Is your work environment a hostile one for women?

Travis Kalanick

Uber, one of the most valuable private companies in the world, has made headline news recently.

Following a sexual harassment complaint by a former female employee, former US Attorney General Eric Holder conducted an internal investigation of the company. The newly released findings showed that the work culture at Uber is highly toxic and prone to sexual harassment. Upon the release of the findings, Uber CEO Travis Kalanick said he is going to take an indefinite leave of absence to grieve for his mother who passed away recently. That same day, during a board meeting on sexism, a board member made a sexist comment. He soon after resigned his post.

Among the findings of the Uber report it was revealed that a senior executive obtained the medical report of a woman who was raped by an Uber driver in India and that Kalanick and other senior executives viewed the document, discussed it and doubted the woman’s statement. This was violation of the woman’s privacy and it reinforces the culture of toxic masculinity where the woman is repeatedly a victim.

While no doubt Kalanick’s leave of absence (or resignation) is in part related to his mother’s passing, it should also serve as a reality check for a lot of corporates who continue to blatantly promote a hostile work environment and do not make an effort to improve diversity within the workplace.

In 2013, The Sexual Harassment of Women at Workplace (Prevention, Prohibition and Redressal) Act was passed in India. It recognises the fundamental rights of a woman to equality under articles 14 and 15 of the Constitution of India. Article 21 also guarantees her right to life and to live with dignity and the right to practice any profession or to carry on any occupation, trade or business. This includes a right to a safe environment free from sexual harassment.

Under this Act, all corporates have to have a sexual harassment policy, an Internal Complaints Committee (ICC), display the details on the notice board and conduct trainings for employees so that they are fully aware of this legislation. They also have to mandatorily report the number of investigations conducted in their annual report and provide details on completion or not, with reasons why.

However, in my experience of working on the issue of sexual violence in public spaces, including workspaces, not many Indian corporates have implemented this Act nor made arrangements to inform their employees. Many have taken the easy way out and just sent a circular to their staff or posted it on their intranet.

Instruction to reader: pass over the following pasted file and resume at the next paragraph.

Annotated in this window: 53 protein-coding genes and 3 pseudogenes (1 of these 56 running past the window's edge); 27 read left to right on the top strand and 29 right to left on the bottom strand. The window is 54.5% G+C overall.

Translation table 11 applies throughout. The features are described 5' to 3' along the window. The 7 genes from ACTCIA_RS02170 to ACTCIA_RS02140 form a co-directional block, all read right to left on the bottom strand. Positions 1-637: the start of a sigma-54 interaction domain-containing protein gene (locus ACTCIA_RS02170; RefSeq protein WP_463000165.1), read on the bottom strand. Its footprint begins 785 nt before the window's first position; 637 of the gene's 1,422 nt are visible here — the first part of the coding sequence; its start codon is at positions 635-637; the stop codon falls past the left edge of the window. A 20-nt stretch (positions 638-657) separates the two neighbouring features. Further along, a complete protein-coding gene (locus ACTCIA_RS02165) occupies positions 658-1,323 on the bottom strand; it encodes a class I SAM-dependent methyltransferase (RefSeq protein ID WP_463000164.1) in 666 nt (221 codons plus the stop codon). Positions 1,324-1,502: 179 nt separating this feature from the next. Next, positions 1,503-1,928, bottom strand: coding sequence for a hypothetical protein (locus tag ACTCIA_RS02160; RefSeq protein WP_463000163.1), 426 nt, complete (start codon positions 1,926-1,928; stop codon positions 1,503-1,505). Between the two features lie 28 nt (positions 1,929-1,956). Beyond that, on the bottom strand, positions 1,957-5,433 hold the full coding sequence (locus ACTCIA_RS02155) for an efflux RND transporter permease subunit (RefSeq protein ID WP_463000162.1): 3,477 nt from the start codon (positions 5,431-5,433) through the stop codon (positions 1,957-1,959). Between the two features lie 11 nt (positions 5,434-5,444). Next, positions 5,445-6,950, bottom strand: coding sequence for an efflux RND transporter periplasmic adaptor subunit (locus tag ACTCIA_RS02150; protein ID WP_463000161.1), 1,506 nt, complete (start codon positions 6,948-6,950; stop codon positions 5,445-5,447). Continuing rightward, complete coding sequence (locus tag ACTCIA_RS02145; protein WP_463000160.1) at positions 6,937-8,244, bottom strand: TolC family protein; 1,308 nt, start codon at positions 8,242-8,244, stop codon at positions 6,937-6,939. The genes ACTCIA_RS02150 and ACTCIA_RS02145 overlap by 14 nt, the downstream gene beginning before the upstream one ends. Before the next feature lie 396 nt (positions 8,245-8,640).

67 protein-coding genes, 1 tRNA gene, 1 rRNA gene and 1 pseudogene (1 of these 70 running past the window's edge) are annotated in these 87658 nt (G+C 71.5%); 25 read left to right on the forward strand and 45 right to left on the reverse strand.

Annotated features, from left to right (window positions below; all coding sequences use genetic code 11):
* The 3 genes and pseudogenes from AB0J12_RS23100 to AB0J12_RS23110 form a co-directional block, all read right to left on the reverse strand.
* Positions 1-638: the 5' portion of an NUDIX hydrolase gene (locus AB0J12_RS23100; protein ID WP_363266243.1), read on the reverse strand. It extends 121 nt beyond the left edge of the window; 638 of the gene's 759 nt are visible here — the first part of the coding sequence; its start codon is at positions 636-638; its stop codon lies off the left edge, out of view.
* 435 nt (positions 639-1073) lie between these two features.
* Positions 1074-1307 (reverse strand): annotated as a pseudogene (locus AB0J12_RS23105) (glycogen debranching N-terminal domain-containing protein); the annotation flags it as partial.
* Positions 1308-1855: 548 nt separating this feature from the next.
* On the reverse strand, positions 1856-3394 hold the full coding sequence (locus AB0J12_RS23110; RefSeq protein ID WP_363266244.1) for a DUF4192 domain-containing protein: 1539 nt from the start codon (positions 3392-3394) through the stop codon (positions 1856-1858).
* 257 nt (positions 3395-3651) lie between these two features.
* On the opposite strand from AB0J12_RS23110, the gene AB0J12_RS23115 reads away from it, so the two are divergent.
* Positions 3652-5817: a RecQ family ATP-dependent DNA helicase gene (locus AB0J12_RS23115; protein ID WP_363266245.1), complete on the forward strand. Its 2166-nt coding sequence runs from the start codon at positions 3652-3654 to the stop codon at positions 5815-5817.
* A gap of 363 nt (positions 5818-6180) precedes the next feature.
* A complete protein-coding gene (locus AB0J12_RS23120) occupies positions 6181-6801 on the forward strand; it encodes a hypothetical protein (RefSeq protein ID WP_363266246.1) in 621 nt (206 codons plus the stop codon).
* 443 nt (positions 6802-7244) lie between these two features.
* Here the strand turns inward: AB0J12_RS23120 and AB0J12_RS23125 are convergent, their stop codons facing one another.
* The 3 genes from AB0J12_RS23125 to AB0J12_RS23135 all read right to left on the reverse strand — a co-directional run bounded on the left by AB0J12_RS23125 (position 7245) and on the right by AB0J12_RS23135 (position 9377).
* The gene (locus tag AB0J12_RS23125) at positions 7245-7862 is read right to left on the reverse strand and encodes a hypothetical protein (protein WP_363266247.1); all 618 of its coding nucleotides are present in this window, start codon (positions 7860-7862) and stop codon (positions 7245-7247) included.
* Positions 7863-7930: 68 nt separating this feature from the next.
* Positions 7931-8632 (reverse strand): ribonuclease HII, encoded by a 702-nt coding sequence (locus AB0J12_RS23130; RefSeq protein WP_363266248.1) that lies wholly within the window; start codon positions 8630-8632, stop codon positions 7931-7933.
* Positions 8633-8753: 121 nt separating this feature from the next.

Elsa Marie DSilva

But as we all too well know, sexual harassment is a deeply complex subject and awareness programmes are essential for both male and female employees to understand not only the provisions of the Act but also the redressal mechanisms. Awareness programmes are also a preventive measure but many corporates feel it is a Pandora’s Box, so they avoid it.

What can a corporate do to ensure their work environment is truly safe for women?

  1. The CEO and senior management must “walk the talk” with regards to creating a non-toxic/hostile work culture. Often this senior group comprises of males who take undue advantage of their position of power to make women employees feel vulnerable. The Act specifically talks about Quid Pro Quo and just because one has not been called out on it yet, don’t assume you will get away scot free forever.
  2. Have a clear sexual harassment policy which focuses on zero tolerance for offences. Prominently display it and make it part of the induction process, company culture and regular trainings.
  3. Conduct capacity building programmes for ICC members as well as all employees on what constitutes sexual harassment, how to file a complaint, the entire redressal process and options available to both parties to resolve it.
  4. Create safe spaces to talk about such issues. Often inappropriate behaviour can be nipped in the bud before it escalates to a situation that is serious. But an environment must be created where a woman feels comfortable calling out the perpetrator.
  5. Treat everyone with respect and dignity as everyone deserves a safe environment within which to work.